Crochet Basics 1: Yarn, Hooks, Stitch Markers and Terminology
June 17th, 2017 | Leave a comment | by Nea
Well, hello there!
If you want to learn crochet basics you’ve come to the right place!
This is the first lesson in my new tutorial series Crochet Basics.
What’s important to note before we begin is that I’m not an expert. This series will be built on my knowledge and opinions, and they might not always be correct. But the goal is to teach you how to crochet, and I will do my best to fulfil that goal. With that said, it is always good to explore and take input from different sources. There is an abundance of tutorials out there, so there’s no need to limit yourself to this series alone.
So when you’re just starting out the world of yarn is probably quite overwhelming. My recommendation is to go for a worsted/medium/number 4 weight yarn (thickness). The yarn content is not as important but usually 100% acrylic is the cheapest, so go for that. I recommend this yarn because it can be used for a lot of different kinds of projects. It is also right in between being too thin or too thick, giving you the best possible start.
This type of yarn usually calls for a hook of size 4-5mm, if you buy new yarn the hook/needle size is usually (pretty much always) written on the yarn tag, so just get a hook in the size it says there.
I use Favorite by Ice Yarns in a lot of my own projects, it calls for a 5mm hook, and I like it, but you might not.
So for someone who’s just starting to crochet I think that the cheap aluminium hook sets that you can find on both Ebay and Amazon, and many other places, work fine. It’s what I started with and used to learn how to crochet, and that worked out for me. Just make sure that you at least get the correct size hook that you need for your chosen yarn.
You should also know that there are two main kinds of hooks (that I know of), called tapered and inline. The cheap aluminium hooks are tapered and I personally prefer tapered, so that is what I’m going to recommend, tapered aluminium hooks.
So, stitch markers are used to mark stitches. Rather obvious I guess, but still. I have used a few different kinds of stitch markers, the best one yet is easily the bobby pin. And yes, I do mean the kind people put in their hair. It is cheap, widely available, and easy to use.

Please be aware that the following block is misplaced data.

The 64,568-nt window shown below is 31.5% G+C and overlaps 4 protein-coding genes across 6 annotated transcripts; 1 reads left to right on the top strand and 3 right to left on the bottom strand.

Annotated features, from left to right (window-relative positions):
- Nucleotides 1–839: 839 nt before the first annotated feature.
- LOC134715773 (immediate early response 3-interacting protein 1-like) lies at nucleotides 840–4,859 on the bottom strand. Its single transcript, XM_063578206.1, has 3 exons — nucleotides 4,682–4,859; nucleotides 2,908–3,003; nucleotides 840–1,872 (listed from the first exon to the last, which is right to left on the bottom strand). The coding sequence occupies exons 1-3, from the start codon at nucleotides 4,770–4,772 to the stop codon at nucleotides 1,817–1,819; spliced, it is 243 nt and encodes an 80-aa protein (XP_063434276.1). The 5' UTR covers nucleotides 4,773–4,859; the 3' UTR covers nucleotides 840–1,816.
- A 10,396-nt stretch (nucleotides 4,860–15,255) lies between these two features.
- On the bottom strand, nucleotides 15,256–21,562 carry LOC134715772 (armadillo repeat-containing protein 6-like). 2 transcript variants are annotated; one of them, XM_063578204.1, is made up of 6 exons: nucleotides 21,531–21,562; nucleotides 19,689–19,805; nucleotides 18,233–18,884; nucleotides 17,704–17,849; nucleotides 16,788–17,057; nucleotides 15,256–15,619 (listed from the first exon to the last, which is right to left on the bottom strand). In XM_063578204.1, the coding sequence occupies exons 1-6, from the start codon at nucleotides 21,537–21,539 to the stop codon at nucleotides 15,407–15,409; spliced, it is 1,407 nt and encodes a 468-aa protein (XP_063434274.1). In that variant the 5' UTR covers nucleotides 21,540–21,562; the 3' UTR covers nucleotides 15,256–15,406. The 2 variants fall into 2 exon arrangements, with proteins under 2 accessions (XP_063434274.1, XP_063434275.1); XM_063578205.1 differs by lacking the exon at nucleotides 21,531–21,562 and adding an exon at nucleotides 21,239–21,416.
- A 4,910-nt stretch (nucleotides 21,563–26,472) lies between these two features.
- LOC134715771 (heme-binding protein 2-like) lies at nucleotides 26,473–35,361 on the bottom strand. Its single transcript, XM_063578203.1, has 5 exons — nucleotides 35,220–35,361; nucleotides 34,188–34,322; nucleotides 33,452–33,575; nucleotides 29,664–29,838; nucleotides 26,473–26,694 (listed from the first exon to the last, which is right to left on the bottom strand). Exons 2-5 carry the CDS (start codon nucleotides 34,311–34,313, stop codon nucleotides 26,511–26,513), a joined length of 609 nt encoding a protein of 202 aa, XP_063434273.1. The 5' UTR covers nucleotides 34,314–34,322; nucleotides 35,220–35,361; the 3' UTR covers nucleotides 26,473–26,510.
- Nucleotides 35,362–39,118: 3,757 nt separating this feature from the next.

There’s also another kind of marker that is like a small plastic safety pin, which I quite like. It is very dependable, meaning it wont fall out of stitches by accident. If you need to repeatedly move the marker these are quite slow though.
I’m only gonna recommend these two because they’re the ones I’ve tried that have been the best, but there are a lot more to chose from, go check out Etsy for many more handmade examples. Just remember that in crochet the marker needs to be openable, it can’t be a full circle like for knitting.
Also, do not make the mistake of thinking you don’t need stitch markers. Because you do, especially when you’re just starting out.
In english there are two different crochet terminologies, the UK version and the US version. I’ll be using US terminology throughout the blog because it makes sense to me and it’s used more commonly. When I introduce the basic stitches I’ll write what they’re called in both versions, but I strongly recommend US terminology. However, when talking about hook sizes I will always use millimetres and not the US (letters) or any other system.
In the next lesson we’ll learn how to create a slip knot and put it on your hook!
Next lesson >> Crochet Basics 2: how to make a Slip Knot